Article

The cult of shareholder value

“The past is a foreign country; they do things differently there” - LP Hartley

| 4 min read

After almost 40 years in The City I hope readers will allow me to reflect on some of the developments I have observed in that time. I have no City background. My grandfather was a miner in the South Wales coalfield, my father was a headteacher and my mother was a paediatrician (one of Bevan’s Babes), so to a very great extent I remain an innocent abroad. The first half of my career included spells as a corporate broker and a merchant banker; the second as a private client investment manager. I have worked with the IFC to launch a Thailand country fund and organised an EIS scheme which created a bacon slicing factory in Corby for the wholesalers, Nurdin & Peacock. I recall Sir Ernie Harrison being mocked by analysts for investing in mobile telephones and an institutional fund manager selling a client’s shares because he saw its CEO trying to put sugar in his tea with a fork.

But one development in particular has struck me as I look back. The rise and rise of the ‘cult’ of ‘shareholder value’ has not only been irresistible but, as we can now observe, has also led to some rather unhelpful outcomes at the present time – a lack of resilience being the most noticeable.

What conceivable use are share buy backs when a company’s indebtedness (and a very small virus) renders it incapable of independent existence within a year; what conceivable use is a high (and rising) dividend pay-out ratio which renders a company unable to lay-off staff without the benefit of a Government furloughing scheme; what conceivable use is a special dividend which leaves a company emasculated and unable to invest in its own resilience, be this in working capital, making its own supply chain more robust or repaying bank debt; what conceivable use is a progressive dividend policy if it leaves a company unable to invest in innovation and trying to knock spots off its competition. The four horsemen of the apocalypse then: share buy backs, high pay-out ratios; special dividends and progressive dividend policies.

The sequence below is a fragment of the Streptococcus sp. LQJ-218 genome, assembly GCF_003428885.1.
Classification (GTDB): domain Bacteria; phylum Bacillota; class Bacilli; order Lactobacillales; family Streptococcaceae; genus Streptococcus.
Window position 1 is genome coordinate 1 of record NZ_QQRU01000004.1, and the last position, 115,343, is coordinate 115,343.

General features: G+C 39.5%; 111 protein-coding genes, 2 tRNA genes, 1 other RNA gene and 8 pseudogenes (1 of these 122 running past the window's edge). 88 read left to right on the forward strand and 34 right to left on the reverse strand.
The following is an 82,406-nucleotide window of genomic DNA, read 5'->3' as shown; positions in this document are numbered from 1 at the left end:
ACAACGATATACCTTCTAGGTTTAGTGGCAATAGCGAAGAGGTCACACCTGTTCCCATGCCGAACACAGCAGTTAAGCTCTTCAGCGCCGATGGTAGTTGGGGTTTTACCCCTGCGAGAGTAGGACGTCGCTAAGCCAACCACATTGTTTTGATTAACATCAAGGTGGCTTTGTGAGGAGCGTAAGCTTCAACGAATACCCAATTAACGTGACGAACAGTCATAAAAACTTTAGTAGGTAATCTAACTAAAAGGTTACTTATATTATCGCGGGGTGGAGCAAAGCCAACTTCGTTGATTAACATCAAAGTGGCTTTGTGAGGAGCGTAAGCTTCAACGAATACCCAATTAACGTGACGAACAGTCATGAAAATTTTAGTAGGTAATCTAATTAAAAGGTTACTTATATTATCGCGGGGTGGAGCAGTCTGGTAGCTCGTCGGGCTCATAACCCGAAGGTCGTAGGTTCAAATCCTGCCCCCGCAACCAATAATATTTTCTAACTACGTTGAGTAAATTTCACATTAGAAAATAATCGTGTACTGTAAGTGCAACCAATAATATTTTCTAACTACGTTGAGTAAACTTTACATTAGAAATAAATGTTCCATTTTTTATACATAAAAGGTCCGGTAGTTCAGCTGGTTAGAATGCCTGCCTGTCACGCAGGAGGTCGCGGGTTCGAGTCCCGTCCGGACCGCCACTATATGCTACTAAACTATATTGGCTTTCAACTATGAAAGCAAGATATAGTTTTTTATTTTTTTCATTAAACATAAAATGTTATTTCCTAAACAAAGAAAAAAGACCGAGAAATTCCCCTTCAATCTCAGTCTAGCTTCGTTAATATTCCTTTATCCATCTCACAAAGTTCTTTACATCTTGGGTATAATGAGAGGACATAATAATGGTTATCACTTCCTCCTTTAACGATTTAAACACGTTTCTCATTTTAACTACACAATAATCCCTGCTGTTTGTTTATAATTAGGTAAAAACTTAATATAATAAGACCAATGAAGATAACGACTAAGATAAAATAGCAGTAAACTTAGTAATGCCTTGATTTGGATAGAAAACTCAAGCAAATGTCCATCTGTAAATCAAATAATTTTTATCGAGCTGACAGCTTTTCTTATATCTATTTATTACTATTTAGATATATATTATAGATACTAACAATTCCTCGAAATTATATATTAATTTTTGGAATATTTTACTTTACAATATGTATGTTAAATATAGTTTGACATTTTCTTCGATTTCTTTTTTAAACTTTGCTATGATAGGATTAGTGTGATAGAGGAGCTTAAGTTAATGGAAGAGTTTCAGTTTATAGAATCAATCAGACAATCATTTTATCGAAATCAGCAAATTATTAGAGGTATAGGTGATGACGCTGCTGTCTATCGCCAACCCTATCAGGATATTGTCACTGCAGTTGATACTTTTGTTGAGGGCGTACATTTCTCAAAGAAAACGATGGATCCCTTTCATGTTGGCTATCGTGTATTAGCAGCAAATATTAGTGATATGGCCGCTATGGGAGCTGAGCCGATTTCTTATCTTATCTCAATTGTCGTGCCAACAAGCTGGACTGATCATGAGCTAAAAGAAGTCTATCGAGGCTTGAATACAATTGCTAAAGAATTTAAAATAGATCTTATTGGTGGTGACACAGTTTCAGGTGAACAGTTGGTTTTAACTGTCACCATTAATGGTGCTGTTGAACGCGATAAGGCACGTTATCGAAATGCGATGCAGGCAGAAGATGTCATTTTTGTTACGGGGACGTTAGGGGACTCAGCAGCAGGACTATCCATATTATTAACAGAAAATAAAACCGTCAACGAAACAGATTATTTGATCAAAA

Goodness, think what a bigger virus might achieve.

The current virus, it could be argued, perhaps marks the high watermark of this ‘cult’ of ‘shareholder value’ and which has been presided over by its high priesthood, analysts (and the firms they work for) who not only promulgate the theory of having an ‘efficient’ balance sheet but also that there is somehow an empirically correct ‘capital allocation’ model, and current shareholders who would rather let sleeping dogs lie and continue to enjoy their great good fortune than accept that companies have an obligation to serve future generations of customers, staff and shareholders too. I recall joining the firm which was credited with introducing the concept of the analyst’s ‘forecast’ and how one analyst was accused by the chairman of Associated Dairies, Sir Noel Stockdale, of looking at his budgets in arriving at his forecast. Now we have ‘consensus’, ‘beats’, ‘misses’, ‘upgrades’ and ‘downgrades’. I also recall a CEO, when asked by an analyst to be more precise about what was meant by the company’s ‘medium term target’, replied: ‘You’ll find that’s somewhere between shorter and longer.’

If I am right – and the Royal Dutch Shell dividend reduction is a promising start – and companies feel compelled to invest in becoming ‘Antifragile’ then investors can expect to receive a lesser proportion of any future returns they might enjoy from ‘Income’ (or the harvesting of ‘shareholder returns’) and a greater proportion from ‘Capital Growth’, something which is much harder to identify let alone harvest.

And this is at the same time as companies are coming under pressure to burnish their ESG and sustainability credentials, something which will also demand and absorb capital.

Shareholder returns, as described above, belong to the past – another country where things are done differently. Being able to have cake and eat it at the same time may no longer be quite the default option it once was. My contention is that investors should reflect on this and, whilst of course holding companies to account, allow them to invest not only in their own resilience but also in their own (and the planet’s) future too.

I’ll leave you with the thought that the UK might then perhaps be able to produce its own Microsoft, Google or Amazon.

Nothing on this website should be construed as personal advice based on your circumstances. No news or research item is a personal recommendation to deal.

The cult of shareholder value

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